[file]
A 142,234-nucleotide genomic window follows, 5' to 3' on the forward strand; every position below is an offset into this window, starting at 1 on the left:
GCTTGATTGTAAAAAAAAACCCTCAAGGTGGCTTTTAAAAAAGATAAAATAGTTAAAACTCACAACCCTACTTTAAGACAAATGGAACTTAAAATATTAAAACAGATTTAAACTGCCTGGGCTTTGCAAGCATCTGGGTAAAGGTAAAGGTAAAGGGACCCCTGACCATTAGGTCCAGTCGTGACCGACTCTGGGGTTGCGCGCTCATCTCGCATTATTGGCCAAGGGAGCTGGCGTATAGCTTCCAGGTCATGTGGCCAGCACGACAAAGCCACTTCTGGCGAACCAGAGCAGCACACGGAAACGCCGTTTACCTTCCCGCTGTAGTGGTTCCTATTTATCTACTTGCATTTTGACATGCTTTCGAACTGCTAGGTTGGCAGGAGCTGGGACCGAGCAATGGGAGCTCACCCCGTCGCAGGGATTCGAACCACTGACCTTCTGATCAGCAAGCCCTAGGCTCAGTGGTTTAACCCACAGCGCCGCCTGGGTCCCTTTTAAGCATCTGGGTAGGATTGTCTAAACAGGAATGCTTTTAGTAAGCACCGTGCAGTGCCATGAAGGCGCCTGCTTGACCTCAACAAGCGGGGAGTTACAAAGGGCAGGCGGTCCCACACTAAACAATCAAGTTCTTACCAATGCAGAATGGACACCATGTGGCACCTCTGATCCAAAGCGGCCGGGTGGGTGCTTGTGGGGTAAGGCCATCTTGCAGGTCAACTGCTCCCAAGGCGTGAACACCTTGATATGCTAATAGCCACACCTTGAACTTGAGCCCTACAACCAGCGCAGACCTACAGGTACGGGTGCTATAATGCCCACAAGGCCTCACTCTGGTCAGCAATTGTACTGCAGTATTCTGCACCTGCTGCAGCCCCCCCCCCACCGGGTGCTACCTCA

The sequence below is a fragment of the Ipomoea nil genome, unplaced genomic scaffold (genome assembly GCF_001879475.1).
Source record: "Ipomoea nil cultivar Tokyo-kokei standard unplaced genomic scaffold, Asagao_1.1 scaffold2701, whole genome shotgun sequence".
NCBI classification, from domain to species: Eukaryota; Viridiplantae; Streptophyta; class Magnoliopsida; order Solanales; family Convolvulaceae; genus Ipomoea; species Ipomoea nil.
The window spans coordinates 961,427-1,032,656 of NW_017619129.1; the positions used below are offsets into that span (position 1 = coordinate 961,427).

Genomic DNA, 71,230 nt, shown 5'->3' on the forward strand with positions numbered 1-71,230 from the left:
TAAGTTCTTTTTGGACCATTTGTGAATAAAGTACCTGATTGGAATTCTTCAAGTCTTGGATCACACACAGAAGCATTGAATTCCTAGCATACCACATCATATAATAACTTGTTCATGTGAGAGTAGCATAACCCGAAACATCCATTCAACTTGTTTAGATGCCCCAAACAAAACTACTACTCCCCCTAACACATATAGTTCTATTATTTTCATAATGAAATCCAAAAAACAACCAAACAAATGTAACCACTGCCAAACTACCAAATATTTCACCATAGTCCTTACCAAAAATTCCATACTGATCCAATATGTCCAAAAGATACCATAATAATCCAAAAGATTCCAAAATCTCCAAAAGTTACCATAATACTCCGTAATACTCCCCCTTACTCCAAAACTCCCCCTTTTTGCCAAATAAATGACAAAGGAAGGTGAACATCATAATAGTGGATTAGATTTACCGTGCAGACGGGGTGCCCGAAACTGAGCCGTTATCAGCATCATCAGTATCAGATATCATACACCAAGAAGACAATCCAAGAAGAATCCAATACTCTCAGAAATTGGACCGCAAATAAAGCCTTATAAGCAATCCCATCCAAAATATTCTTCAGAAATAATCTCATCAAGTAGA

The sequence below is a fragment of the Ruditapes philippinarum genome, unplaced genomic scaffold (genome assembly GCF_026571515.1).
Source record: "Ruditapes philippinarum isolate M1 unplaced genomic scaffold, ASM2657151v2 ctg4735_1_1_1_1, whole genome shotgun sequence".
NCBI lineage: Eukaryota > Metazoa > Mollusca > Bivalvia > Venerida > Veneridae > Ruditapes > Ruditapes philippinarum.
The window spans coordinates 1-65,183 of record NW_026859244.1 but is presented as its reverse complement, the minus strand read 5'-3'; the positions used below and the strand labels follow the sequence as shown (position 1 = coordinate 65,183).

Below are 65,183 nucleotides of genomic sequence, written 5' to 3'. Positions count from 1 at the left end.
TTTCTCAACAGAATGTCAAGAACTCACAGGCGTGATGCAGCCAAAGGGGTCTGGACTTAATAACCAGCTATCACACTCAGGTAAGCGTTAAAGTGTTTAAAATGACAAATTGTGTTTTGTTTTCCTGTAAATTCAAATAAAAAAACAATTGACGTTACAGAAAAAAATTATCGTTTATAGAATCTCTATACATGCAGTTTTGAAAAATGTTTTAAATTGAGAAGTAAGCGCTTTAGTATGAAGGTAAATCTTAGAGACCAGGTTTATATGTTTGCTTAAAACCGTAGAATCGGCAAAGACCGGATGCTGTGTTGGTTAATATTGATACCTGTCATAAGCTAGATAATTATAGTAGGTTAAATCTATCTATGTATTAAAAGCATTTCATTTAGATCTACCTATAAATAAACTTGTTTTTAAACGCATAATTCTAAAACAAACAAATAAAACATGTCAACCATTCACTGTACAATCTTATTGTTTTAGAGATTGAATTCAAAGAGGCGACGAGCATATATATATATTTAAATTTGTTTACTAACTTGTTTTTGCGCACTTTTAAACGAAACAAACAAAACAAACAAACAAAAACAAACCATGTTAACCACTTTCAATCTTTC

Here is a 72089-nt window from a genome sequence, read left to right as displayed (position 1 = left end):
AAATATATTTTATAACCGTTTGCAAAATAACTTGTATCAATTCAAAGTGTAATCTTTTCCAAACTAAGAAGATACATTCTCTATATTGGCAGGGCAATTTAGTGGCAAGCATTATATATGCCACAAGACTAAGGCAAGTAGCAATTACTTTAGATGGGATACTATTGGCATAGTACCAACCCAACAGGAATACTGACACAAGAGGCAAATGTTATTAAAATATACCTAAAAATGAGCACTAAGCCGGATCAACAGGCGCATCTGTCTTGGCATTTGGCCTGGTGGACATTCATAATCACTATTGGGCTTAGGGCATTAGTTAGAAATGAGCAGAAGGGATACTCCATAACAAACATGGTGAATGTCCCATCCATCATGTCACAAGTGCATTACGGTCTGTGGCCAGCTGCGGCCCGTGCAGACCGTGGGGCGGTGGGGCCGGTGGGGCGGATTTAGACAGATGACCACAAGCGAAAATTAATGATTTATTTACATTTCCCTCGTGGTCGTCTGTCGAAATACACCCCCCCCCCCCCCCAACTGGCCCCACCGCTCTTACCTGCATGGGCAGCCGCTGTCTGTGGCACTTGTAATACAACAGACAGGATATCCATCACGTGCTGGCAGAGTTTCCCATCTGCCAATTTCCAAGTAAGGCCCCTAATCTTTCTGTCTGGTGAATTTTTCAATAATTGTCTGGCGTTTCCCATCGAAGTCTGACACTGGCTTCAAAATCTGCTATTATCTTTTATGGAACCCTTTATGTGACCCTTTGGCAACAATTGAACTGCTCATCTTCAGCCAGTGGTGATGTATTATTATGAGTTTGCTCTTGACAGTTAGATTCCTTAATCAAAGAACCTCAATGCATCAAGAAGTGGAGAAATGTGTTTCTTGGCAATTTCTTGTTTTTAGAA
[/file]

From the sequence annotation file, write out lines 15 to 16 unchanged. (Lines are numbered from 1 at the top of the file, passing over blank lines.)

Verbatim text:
Here is a 72089-nt window from a genome sequence, read left to right as displayed (position 1 = left end):
AAATATATTTTATAACCGTTTGCAAAATAACTTGTATCAATTCAAAGTGTAATCTTTTCCAAACTAAGAAGATACATTCTCTATATTGGCAGGGCAATTTAGTGGCAAGCATTATATATGCCACAAGACTAAGGCAAGTAGCAATTACTTTAGATGGGATACTATTGGCATAGTACCAACCCAACAGGAATACTGACACAAGAGGCAAATGTTATTAAAATATACCTAAAAATGAGCACTAAGCCGGATCAACAGGCGCATCTGTCTTGGCATTTGGCCTGGTGGACATTCATAATCACTATTGGGCTTAGGGCATTAGTTAGAAATGAGCAGAAGGGATACTCCATAACAAACATGGTGAATGTCCCATCCATCATGTCACAAGTGCATTACGGTCTGTGGCCAGCTGCGGCCCGTGCAGACCGTGGGGCGGTGGGGCCGGTGGGGCGGATTTAGACAGATGACCACAAGCGAAAATTAATGATTTATTTACATTTCCCTCGTGGTCGTCTGTCGAAATACACCCCCCCCCCCCCCCAACTGGCCCCACCGCTCTTACCTGCATGGGCAGCCGCTGTCTGTGGCACTTGTAATACAACAGACAGGATATCCATCACGTGCTGGCAGAGTTTCCCATCTGCCAATTTCCAAGTAAGGCCCCTAATCTTTCTGTCTGGTGAATTTTTCAATAATTGTCTGGCGTTTCCCATCGAAGTCTGACACTGGCTTCAAAATCTGCTATTATCTTTTATGGAACCCTTTATGTGACCCTTTGGCAACAATTGAACTGCTCATCTTCAGCCAGTGGTGATGTATTATTATGAGTTTGCTCTTGACAGTTAGATTCCTTAATCAAAGAACCTCAATGCATCAAGAAGTGGAGAAATGTGTTTCTTGGCAATTTCTTGTTTTTAGAA